Taming Metrics

When I set out to start my first SaaS business, my dream was to build a product that delivers unquestionable value at scale.  The second part of that vision was to build something that grows consistently and predictably over time.

I believe that with Restaurant Engine, I achieved the first part. It has proven it’s value to a number of customers, and the business model scales nicely.

Now my focus has moved onto growing the business.  Up to this point, our customers have primarily come through organic channels:  Search, referrals, and offline word of mouth.  Now the challenge is to uncover the strategies that will push growth further (and faster).

In my last article, I detailed our system for selling, which covered how we’ve overhauled our system for capturing leads, filing them in our CRM (Trell0), and getting on the phone and following up.

Today I’m sharing the next step in this process:  Making it all measurable and data-driven.  I think I’ve finally figured out how to tame the metrics in my business.  I’ll share my system with you in a moment.  But first, how did I get here?

Shooting in the dark

I tried many new strategies over the past two years, without really knowing which ones are (or aren’t) moving the needle.

I’ve been shooting in the dark.  I know that the only way to make progress is to keep a close eye on the metrics.  For me, that’s proven to be easier said than done.

I’ve had Google Analytics installed since day one.  And I’ve tried all of the other analytics tools and sliced and diced the data.  The only thing the data tells me is that organic is our most reliable source of new customers.  Great.  But I already knew that.  I need the data to tell me something I don’t know.

So maybe I’m just measuring the wrong things.  In some cases, I haven’t found an easy mechanism for measuring certain key metrics.  For example, it’s difficult to track customer signups when they open their account over the phone (which many of them do).  These signups won’t show up as Goal conversions in Google Analytics.

But most of the time, my challenge has been about the process.  I simply haven’t learned how to be consistent about reviewing and analyzing the metrics.  It hasn’t been engrained as part of my routine. And for that reason, metrics haven’t played much of a factor when deciding on new strategy directions.

Becoming data-driven

Why has this been such a challenge?  Is it just me?  Possibly.  I’m a visual thinker who likes to find the simplest way of looking at things.  Digging deep into charts and spreadsheets isn’t something I particularly enjoy.

For a while, I assumed that was it.  I read countless blogs about conversion optimization, SaaS metrics, and the like, and still couldn’t find ways to tame the metrics in my own business.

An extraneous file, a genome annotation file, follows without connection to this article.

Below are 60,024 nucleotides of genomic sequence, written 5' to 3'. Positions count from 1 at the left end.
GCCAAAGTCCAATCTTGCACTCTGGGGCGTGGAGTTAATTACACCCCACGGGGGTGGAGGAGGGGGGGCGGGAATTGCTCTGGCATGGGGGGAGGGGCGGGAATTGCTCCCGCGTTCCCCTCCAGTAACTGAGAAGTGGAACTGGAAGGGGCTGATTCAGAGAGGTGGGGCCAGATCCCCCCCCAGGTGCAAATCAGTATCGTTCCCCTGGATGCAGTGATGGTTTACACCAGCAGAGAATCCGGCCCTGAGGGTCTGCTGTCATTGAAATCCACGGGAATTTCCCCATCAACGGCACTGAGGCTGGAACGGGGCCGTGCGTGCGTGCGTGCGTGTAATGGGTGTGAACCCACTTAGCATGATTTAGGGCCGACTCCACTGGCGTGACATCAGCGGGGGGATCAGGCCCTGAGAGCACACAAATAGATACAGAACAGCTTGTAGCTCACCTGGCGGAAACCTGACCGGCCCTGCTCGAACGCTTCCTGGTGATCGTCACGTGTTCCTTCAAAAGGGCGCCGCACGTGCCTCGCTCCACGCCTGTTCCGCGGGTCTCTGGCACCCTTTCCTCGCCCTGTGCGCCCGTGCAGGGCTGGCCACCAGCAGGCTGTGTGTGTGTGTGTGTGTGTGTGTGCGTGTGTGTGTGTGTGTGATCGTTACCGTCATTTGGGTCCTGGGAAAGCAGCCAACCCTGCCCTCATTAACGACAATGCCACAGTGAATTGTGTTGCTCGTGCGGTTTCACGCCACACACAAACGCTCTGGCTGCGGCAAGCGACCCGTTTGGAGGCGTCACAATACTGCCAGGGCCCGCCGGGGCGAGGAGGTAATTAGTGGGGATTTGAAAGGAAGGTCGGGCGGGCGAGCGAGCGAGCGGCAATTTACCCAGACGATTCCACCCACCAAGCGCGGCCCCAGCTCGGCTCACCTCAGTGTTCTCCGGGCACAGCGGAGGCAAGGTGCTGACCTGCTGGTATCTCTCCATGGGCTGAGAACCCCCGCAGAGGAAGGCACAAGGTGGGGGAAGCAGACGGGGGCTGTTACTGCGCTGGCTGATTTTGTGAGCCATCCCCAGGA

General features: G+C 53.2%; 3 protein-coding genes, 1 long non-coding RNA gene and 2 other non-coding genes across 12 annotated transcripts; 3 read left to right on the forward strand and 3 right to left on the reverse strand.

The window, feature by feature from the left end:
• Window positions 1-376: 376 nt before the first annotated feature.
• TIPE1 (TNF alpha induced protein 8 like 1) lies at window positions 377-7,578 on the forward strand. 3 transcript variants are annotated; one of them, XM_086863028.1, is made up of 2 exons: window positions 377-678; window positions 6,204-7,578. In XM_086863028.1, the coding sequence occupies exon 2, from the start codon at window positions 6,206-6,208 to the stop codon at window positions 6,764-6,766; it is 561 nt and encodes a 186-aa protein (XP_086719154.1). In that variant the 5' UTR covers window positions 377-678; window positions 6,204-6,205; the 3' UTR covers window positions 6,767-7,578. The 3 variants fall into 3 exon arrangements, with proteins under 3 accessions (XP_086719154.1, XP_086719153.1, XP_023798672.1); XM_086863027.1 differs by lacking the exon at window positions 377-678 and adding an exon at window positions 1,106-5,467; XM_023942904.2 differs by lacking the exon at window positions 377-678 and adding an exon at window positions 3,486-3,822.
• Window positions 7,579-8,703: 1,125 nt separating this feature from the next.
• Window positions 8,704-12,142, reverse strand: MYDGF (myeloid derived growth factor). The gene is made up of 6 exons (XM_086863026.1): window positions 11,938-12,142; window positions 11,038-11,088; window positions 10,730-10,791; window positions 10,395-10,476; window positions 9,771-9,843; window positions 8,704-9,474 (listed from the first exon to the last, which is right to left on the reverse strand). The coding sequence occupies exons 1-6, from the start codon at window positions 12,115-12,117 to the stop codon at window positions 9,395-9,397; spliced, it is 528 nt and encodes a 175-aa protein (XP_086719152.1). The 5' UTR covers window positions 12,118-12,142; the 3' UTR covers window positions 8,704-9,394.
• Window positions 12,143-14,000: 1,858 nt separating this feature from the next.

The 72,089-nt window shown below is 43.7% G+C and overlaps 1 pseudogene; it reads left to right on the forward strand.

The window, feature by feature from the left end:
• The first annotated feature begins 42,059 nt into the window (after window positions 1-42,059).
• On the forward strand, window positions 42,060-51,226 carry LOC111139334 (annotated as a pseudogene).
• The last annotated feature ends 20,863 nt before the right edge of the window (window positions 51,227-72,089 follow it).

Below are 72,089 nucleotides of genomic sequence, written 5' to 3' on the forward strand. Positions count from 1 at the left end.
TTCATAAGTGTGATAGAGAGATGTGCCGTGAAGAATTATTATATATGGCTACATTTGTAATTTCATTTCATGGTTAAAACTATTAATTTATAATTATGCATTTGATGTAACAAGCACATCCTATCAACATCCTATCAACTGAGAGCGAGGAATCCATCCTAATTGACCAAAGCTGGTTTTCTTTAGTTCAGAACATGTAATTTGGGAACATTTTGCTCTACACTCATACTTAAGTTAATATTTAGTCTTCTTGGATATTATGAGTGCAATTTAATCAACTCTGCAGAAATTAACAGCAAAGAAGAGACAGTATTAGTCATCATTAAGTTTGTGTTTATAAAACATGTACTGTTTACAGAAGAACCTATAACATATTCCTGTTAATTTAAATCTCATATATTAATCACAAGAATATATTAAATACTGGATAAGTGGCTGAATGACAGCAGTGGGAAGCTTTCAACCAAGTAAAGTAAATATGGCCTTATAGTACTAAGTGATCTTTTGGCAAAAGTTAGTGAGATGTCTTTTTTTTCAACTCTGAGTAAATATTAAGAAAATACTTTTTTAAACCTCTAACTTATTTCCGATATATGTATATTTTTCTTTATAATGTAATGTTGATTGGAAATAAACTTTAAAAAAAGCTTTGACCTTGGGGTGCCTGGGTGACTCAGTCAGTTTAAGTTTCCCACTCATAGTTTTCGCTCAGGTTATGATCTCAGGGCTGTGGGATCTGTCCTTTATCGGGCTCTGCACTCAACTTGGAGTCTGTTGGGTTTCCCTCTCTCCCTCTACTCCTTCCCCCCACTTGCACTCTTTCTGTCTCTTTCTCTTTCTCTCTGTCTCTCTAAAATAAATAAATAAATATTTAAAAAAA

But then I realized why all of those articles couldn’t give me more than a general, broad strokes understanding of metrics.  Just like everything else in this business, metrics is something I can only learn by doing.

Every business operates differently.  Customer acquisition funnels come in all shapes and sizes.  For example, some apps offer free trials, while some have completely free plans.  Others don’t have any free option.  Some are one-off purchases, others are recurring like SaaS.  Some have a setup fee, most do not. Some rely heavily on making the sale over the phone or in person.  Others stick to a 100% web-based checkout.

No single article can teach you how you should be measuring the metrics in your business.  And in my experience, there isn’t a single tool for the job either. It was this realization that led me to finally figure out how to make it work for my business.

In fact, yesterday, after running a metrics report, I was able to uncover a key insight, which prompted me to shift our marketing strategy in a new direction. In the past, changes like this one would have been based solely on a hunch. But this time it’s backed up with hard data.  That’s how I know my new approach to metrics has finally “clicked”.

How I track metrics

Here’s the system that seems to work fairly well for me.  Maybe some of these ideas will work for you in your situation.


I learned that it’s all about cementing a consistent routine.  In the early days, I just logged into Analytics whenever the mood should strike (which frankly, wasn’t very often).  Obviously that’s not a very effective approach.  But to be fair, I don’t think metrics should be a top priority in the very beginning.  In the early days, the focus should be on talking to customers, refining the product, messaging, and the value proposition.

Then I began making it a monthly task to review the numbers.  This helped me gain a sense of the big picture.  I was able to see how our customers and traffic grew from month to month. Good to know, but not very actionable.

A few weeks ago, I began a weekly routine of running my metrics report.  In fact, it’s set in my calendar as a repeating to-do, every Friday morning.  The idea came from reading Buffer’s blog. Such a simple change, I can’t believe I never thought to make it earlier.

Moving to weekly metrics reports made all the difference.  Most of the activity in our business happens weekly.  Our blog article and newsletter go out weekly.  Seven days is a good period of time to test a new headline, or gather enough conversion data to make a decision.  When my metrics reports are tightly focused on 7-day periods, it’s much easier to tie specific activity (for example, a particular blog topic, or a new ad placement) to specific, measurable results (number of new leads and new signups).